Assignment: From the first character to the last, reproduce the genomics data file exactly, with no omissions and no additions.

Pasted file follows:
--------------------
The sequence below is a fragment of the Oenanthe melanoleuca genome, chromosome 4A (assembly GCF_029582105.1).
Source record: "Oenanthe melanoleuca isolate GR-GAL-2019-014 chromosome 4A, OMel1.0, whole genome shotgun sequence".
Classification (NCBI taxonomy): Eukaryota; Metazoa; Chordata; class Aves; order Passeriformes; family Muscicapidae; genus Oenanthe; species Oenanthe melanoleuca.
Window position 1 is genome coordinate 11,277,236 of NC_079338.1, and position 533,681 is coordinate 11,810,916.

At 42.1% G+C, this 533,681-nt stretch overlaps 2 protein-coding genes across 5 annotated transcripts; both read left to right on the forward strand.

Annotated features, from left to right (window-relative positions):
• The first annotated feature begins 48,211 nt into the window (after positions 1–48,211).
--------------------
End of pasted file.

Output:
The sequence below is a fragment of the Oenanthe melanoleuca genome, chromosome 4A (assembly GCF_029582105.1).
Source record: "Oenanthe melanoleuca isolate GR-GAL-2019-014 chromosome 4A, OMel1.0, whole genome shotgun sequence".
Classification (NCBI taxonomy): Eukaryota; Metazoa; Chordata; class Aves; order Passeriformes; family Muscicapidae; genus Oenanthe; species Oenanthe melanoleuca.
Window position 1 is genome coordinate 11,277,236 of NC_079338.1, and position 533,681 is coordinate 11,810,916.

At 42.1% G+C, this 533,681-nt stretch overlaps 2 protein-coding genes across 5 annotated transcripts; both read left to right on the forward strand.

Annotated features, from left to right (window-relative positions):
• The first annotated feature begins 48,211 nt into the window (after positions 1–48,211).